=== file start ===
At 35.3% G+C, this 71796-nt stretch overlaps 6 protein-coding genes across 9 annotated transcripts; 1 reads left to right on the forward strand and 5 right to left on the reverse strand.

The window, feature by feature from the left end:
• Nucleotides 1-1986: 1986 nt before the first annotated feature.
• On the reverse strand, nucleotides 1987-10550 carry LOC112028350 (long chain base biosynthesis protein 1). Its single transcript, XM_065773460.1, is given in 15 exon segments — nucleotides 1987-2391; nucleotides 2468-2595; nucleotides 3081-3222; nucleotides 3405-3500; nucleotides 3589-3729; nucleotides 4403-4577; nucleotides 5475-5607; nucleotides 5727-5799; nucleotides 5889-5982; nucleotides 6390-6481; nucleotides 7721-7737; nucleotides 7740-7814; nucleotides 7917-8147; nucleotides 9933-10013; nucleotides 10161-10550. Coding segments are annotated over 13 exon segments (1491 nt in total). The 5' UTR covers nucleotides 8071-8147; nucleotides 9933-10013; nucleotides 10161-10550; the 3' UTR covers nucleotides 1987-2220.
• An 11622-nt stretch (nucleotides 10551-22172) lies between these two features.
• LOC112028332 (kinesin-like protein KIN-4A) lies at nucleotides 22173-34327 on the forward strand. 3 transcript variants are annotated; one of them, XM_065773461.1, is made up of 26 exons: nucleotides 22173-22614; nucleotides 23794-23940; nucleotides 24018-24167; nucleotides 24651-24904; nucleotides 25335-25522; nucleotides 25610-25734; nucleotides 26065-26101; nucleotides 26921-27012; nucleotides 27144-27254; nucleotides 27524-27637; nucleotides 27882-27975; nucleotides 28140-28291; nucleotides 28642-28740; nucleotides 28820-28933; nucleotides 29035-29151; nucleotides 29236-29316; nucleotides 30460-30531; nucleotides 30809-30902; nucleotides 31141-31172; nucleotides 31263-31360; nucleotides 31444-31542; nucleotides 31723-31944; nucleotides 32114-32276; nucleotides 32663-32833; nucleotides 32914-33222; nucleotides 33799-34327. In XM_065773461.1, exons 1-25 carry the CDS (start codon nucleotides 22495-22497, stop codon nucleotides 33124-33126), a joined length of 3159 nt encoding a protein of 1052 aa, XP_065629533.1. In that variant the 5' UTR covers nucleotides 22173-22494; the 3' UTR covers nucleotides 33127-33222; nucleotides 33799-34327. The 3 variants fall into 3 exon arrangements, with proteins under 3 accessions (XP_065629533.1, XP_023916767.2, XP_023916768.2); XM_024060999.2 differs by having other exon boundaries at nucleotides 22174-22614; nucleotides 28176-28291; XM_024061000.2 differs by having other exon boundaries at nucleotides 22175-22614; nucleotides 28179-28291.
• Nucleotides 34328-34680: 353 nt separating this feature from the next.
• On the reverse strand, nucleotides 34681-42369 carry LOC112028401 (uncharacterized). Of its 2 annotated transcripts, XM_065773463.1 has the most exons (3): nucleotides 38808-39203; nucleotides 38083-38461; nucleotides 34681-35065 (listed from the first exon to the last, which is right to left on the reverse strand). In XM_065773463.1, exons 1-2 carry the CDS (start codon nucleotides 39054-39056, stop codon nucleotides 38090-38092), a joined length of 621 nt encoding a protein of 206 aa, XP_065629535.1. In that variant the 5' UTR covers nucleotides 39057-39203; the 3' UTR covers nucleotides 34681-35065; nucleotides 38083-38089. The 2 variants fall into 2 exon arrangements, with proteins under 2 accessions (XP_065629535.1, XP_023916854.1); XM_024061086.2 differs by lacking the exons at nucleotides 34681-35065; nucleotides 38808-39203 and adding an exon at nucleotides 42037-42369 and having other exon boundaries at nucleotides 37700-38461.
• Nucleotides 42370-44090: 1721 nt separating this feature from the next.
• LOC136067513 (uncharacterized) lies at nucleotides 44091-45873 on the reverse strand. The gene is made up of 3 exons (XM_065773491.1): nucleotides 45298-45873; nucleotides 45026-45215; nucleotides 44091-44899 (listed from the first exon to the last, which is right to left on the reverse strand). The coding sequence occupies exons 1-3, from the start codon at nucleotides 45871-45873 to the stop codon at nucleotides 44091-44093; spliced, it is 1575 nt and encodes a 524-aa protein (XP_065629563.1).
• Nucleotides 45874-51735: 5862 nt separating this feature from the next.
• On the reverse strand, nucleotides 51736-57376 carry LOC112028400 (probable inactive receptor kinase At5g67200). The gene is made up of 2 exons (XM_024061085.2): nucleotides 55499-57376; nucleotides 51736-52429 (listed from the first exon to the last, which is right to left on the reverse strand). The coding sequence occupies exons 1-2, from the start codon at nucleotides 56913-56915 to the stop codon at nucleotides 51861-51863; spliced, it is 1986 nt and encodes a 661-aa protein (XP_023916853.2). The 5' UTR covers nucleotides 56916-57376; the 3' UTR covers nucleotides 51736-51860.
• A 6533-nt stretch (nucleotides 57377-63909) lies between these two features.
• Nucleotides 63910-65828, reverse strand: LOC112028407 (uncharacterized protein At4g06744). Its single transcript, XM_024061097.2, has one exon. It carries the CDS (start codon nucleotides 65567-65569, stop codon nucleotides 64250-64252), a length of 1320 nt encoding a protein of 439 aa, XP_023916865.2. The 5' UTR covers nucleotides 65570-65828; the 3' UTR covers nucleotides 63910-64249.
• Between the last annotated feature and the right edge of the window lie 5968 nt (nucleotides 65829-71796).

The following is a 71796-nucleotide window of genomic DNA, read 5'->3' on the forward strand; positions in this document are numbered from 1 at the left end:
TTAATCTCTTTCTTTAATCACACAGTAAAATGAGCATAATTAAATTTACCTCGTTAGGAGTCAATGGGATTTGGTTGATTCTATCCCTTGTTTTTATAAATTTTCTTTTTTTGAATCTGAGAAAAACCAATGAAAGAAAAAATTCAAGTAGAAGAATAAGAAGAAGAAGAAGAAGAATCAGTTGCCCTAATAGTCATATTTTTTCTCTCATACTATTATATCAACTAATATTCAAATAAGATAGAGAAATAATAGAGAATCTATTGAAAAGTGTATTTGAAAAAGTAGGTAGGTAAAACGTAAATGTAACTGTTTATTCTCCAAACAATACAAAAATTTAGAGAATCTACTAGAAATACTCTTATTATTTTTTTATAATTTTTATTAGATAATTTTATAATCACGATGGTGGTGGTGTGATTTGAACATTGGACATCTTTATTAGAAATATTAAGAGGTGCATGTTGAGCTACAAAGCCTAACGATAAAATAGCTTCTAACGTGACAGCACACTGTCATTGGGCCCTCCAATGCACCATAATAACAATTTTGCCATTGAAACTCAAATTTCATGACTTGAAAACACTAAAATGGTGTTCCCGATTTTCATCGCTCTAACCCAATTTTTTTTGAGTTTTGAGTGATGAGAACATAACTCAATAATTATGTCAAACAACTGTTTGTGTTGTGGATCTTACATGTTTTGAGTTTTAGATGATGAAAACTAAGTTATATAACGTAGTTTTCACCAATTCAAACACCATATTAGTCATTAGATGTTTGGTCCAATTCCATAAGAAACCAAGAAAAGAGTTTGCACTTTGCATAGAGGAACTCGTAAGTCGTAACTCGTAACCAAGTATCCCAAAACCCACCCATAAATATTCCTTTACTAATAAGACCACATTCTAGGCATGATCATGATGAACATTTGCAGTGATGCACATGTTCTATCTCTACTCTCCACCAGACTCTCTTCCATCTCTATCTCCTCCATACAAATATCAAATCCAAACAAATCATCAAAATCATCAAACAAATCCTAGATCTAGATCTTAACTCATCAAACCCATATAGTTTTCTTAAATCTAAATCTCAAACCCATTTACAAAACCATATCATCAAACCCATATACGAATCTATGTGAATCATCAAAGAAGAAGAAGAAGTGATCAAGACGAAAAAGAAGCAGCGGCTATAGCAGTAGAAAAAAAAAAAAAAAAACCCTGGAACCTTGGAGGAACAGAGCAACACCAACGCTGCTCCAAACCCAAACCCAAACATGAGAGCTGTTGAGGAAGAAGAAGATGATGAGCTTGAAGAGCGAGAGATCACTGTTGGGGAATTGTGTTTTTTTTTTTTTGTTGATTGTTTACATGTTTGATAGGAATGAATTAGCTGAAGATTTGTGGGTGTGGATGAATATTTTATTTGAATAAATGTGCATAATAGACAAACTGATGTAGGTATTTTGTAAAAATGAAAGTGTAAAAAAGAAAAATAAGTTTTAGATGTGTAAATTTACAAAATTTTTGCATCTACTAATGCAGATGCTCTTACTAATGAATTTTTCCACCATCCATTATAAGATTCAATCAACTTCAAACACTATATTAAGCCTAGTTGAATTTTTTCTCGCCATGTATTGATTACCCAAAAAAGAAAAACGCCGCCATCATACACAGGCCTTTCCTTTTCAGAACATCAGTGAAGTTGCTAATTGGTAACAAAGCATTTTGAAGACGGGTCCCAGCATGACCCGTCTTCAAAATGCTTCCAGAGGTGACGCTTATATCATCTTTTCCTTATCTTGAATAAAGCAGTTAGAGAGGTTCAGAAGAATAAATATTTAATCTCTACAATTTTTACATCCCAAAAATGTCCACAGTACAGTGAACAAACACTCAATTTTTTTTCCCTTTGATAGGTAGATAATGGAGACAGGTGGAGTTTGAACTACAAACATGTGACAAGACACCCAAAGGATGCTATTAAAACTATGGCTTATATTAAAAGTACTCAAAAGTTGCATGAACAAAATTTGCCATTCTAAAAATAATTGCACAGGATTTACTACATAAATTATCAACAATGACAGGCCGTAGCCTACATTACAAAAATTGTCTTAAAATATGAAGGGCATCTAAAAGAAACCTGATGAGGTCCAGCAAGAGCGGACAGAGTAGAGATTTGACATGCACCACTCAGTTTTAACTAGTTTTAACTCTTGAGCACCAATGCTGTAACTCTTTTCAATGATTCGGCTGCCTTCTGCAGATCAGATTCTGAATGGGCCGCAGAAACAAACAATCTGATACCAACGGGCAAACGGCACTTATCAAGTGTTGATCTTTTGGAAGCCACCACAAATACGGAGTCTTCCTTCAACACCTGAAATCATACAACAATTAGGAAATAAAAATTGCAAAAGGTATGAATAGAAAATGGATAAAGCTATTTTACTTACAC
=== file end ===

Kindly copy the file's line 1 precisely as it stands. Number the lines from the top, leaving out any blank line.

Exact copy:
At 35.3% G+C, this 71796-nt stretch overlaps 6 protein-coding genes across 9 annotated transcripts; 1 reads left to right on the forward strand and 5 right to left on the reverse strand.